By Christy Barritt
Wisconsin Schools Push Back Against Legal Ruling
A Wisconsin school district plans to file an appeal with the United States Supreme Court concerning graduation.
Some parents in the Elmbrook School District filed a suit, taking issue with the district’s usage of a church for high school graduation ceremonies. They said it violated the Establishment Clause. Americans United for Separation of Church and State represented the parents in court.
In the original lawsuit, the district court judge ruled in favor of the school system. In July, the case went before the Seventh Circuit, where the court ruled against Elmbrook.
The school district is hoping the courts will rethink their decision and better determine if merely viewing a religious symbol in certain contexts rises to the level of constitutional crisis.
FTC Regulates Children’s Online Privacy
The Federal Trade Commission is updating the Children’s Online Privacy Protection Act (COPPA), which was passed in 1998.
COPPA was developed to mandate that website and online service operators acquire verifiable parental consent before they use, collect, or disclose any personal information about children under 13.
Since COPPA came into existence, technology has changed dramatically. Now many children have smartphones, as well as use Facebook and other online websites.
The new rules will strengthen those already in place by protecting children online and ensuring that the information they provide there is private. The update will make sure that website and third-party data brokers, advertising networks, and downloadable software kits (plug-ins) get parental permission before gathering personal information from children.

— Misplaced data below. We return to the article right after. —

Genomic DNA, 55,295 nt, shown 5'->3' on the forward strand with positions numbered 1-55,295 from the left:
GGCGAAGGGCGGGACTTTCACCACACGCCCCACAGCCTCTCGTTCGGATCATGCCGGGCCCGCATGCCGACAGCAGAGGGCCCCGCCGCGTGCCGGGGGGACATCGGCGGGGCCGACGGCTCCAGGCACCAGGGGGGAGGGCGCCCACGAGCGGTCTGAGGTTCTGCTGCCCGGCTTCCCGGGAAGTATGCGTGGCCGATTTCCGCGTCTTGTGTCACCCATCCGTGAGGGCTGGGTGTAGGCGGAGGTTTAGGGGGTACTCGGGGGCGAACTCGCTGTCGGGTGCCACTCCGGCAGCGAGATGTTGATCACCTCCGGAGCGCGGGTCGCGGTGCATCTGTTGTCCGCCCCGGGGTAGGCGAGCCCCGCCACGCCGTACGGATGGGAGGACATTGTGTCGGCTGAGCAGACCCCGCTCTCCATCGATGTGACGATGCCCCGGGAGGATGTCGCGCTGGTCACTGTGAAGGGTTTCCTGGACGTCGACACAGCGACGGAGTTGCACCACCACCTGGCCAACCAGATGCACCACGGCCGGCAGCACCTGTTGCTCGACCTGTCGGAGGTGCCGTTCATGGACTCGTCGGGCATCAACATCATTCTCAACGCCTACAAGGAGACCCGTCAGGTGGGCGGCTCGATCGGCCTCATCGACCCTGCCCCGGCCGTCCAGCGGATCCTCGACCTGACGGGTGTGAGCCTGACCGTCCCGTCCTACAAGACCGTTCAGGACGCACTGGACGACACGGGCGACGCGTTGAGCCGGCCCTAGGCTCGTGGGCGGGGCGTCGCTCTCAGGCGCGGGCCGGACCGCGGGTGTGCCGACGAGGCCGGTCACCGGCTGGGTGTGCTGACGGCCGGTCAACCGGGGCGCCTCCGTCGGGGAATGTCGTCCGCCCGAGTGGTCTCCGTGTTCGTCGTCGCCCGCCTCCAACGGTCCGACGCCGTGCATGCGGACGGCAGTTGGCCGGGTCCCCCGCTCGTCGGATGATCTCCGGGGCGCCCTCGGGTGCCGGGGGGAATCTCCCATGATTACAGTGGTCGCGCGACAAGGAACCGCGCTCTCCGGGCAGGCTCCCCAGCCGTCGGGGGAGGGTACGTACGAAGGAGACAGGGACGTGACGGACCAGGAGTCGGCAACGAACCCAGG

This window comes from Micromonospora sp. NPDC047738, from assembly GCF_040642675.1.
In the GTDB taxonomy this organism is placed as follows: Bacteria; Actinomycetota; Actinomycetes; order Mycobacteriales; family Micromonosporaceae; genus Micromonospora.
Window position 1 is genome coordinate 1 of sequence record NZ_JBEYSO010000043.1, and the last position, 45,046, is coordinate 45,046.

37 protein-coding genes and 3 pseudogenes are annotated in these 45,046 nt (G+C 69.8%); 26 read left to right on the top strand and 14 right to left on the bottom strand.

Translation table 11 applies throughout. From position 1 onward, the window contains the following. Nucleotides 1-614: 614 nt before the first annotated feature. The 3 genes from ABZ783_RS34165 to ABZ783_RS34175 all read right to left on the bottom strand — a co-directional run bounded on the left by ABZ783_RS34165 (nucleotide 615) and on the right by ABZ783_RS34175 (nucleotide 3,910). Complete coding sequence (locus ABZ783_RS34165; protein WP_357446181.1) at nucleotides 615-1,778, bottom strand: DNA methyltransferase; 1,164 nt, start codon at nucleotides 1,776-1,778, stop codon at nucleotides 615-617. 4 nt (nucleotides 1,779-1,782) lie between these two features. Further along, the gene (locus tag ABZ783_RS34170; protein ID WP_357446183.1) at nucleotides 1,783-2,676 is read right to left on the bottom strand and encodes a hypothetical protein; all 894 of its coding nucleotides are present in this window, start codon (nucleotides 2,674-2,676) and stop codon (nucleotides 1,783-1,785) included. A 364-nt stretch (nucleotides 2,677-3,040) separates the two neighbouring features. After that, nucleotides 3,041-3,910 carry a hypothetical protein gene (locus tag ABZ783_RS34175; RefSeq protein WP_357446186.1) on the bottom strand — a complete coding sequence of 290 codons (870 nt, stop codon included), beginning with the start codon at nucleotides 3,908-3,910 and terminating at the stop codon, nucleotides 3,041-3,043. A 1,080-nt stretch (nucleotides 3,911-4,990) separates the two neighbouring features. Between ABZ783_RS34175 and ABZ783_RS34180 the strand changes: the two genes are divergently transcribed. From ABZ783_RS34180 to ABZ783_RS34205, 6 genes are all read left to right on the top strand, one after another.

Child Pornography Victims Can Receive Restitution
The 5th U.S. Circuit of Appeals ruled in October that victims of child pornography don’t have to show a direct link between the crime and their injuries in order to receive damage payments. This means that child pornography victims can recover money from people convicted of viewing their abuse.
The court ruled that two men owed restitution to a woman known as “Amy.” The men had been in possession of child pornography, which included pictures of Amy. As a child, Amy was sexually abused by an uncle who distributed photos of the incidents all over the Internet. Images of Amy were found in more than 3,200 child pornography cases over the last 14 years.
Amy has been awarded restitution amounts ranging from $100 to $3.5 million in more than 170 separate cases.
There could be a Supreme Court challenge to the ruling.
Year of the Bible Declaration Stands Strong
A federal judge dismissed a lawsuit filed by an atheist group that challenged Pennsylvania lawmaker’s “Year of the Bible” declaration.
The Wisconsin-based Freedom From Religion Foundation filed suit against Pennsylvania after its House of Representatives unanimously passed a resolution declaring 2012 the “Year of the Bible.”
A U.S. District Judge dismissed the case, saying that House members have “absolute legislative immunity” in passing such measures. But the judge also chastised lawmakers, calling the resolution a “waste of legislative resources” and questioned whether the resolution should have been passed at all. He also added that his decision “should not be viewed as judicial endorsement for this resolution” because “it most certainly is not.”
Christy Barritt is an award-winning author, freelance writer, and speaker living in Chesapeake, Virginia. She and her husband Scott have two sons.
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